In Queens, New York, prosecutors are beginning to classify non-violent crimes against the elderly as hate crimes. Typically, hate crimes are when a defendant commits a violent crime against someone because of their gender, sexual orientation or race. But since 2005, at least 5 Queens defendants have either plead guilty to or been convicted of non-violent hate crimes against the elderly.
For example, there was a recent incident in New York where three elderly men were taken advantage of by two women. The women befriended the men and eventually used their credit cards for dental work and even to purchase a kidney on the black market.
This novel approach by New York prosecutors is being watched closely by other state district attorneys. Defendants view the elderly as a group of people that are relatively easy to take advantage of. In New York, a non-hate crime theft of less than $1 million carries no mandatory prison time. If the crime is upgraded to a hate crime, the defendant must serve between 1 and 25 years in jail.
Hate crime laws vary by state. In New York, the statute reads a hate crime is a crime committed “because of a belief or perception regarding the race, color, national origin, ancestry, gender, religion, religious practice, age, disability or sexual orientation of a person.”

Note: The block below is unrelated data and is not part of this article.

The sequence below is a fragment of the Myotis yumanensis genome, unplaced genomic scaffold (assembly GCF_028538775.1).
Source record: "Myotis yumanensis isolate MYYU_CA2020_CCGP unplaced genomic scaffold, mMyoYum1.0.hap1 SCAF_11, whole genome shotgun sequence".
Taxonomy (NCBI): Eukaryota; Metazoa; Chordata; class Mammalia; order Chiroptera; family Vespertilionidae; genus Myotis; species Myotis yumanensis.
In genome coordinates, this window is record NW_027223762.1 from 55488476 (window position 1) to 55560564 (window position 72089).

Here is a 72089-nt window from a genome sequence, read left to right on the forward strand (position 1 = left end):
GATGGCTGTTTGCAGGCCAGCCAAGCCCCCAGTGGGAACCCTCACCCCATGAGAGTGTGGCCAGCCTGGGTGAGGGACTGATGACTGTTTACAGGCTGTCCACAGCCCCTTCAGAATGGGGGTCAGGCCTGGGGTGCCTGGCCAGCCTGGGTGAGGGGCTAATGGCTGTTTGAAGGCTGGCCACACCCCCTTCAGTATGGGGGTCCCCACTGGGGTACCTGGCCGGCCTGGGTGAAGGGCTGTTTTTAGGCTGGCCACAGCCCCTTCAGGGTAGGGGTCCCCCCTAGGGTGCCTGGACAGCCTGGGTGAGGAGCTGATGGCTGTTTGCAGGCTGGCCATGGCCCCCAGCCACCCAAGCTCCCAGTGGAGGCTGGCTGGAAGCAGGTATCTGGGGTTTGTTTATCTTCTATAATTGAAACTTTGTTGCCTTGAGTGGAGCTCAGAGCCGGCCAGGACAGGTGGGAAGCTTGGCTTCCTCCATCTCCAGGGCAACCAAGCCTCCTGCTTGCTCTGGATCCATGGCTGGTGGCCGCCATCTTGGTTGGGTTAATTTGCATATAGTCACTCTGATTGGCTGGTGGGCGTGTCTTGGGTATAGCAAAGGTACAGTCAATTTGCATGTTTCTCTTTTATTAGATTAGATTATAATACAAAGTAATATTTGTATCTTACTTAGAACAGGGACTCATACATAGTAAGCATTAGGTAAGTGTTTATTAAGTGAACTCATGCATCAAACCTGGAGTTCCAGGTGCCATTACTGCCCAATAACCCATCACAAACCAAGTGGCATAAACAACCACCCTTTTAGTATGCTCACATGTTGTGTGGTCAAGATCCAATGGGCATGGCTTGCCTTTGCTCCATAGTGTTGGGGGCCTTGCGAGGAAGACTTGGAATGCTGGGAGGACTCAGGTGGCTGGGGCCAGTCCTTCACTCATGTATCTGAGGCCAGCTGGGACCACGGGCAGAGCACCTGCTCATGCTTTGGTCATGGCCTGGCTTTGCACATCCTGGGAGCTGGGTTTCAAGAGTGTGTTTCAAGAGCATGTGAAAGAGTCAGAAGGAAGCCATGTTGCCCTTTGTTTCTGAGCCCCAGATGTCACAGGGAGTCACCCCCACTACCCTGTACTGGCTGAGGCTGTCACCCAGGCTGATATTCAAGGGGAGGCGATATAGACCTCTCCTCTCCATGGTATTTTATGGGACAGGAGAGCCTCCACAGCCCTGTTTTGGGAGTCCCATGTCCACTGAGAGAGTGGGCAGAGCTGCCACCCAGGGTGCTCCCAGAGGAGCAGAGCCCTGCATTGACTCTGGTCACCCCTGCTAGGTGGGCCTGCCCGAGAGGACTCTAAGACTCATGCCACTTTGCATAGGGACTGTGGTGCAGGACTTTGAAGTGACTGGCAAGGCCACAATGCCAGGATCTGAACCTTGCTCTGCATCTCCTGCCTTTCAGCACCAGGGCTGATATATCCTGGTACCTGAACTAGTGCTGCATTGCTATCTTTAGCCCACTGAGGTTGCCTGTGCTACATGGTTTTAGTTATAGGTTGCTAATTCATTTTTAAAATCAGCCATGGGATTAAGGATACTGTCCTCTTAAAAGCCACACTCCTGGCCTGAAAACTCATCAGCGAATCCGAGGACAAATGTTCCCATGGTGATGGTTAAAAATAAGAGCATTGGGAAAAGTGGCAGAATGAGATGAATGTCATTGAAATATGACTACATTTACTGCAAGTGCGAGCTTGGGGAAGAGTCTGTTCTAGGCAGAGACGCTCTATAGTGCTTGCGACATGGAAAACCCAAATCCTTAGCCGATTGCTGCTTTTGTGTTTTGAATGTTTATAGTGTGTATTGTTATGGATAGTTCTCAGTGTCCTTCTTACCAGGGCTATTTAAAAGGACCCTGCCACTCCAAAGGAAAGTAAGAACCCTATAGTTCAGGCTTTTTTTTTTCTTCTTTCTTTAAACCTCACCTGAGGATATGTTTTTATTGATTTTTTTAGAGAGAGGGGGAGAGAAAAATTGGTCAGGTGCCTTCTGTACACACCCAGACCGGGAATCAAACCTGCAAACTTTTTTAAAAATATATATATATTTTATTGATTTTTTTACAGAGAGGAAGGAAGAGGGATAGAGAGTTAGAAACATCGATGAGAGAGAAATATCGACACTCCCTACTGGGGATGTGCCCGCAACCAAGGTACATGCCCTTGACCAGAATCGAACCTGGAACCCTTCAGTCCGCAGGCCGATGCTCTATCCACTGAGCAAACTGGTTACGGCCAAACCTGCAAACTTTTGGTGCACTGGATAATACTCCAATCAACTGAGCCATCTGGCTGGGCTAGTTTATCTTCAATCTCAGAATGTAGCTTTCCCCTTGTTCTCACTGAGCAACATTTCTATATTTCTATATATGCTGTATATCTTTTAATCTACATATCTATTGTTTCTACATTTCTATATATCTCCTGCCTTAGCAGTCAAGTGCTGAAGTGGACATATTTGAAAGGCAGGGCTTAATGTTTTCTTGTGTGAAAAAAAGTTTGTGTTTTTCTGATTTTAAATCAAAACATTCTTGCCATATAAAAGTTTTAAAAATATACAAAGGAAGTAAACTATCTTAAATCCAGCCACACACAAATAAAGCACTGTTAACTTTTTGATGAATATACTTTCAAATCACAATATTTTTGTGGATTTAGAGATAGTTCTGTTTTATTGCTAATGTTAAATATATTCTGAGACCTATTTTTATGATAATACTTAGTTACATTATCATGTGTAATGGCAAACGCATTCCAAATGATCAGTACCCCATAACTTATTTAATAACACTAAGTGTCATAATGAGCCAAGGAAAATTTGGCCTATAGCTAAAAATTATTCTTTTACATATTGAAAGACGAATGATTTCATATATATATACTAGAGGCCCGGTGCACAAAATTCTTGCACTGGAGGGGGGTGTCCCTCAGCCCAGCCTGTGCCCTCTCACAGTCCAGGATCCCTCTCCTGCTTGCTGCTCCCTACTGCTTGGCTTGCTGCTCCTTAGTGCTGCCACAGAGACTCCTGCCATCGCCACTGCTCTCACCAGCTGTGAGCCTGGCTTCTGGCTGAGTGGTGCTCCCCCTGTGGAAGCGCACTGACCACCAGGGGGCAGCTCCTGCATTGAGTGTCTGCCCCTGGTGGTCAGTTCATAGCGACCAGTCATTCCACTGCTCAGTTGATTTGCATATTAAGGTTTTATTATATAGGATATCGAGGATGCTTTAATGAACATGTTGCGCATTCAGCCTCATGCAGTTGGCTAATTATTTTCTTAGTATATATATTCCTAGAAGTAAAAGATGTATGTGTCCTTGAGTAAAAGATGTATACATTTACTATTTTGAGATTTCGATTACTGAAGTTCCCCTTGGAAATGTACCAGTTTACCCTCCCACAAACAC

However, the language that opens the legislation clearly focuses on hate: “Crimes motivated by invidious hatred toward particular groups not only harm individual victims but send a powerful message of intolerance and discrimination to all members of the group to which the victim belongs.”
If you’ve been accused of a hate crime or any other crime, contact Dallas Criminal Defense Lawyer Clancy & Clancy. Visit their website at www.dfwcriminallawyer.com/ or call (214) 550-5771 to schedule a consultation.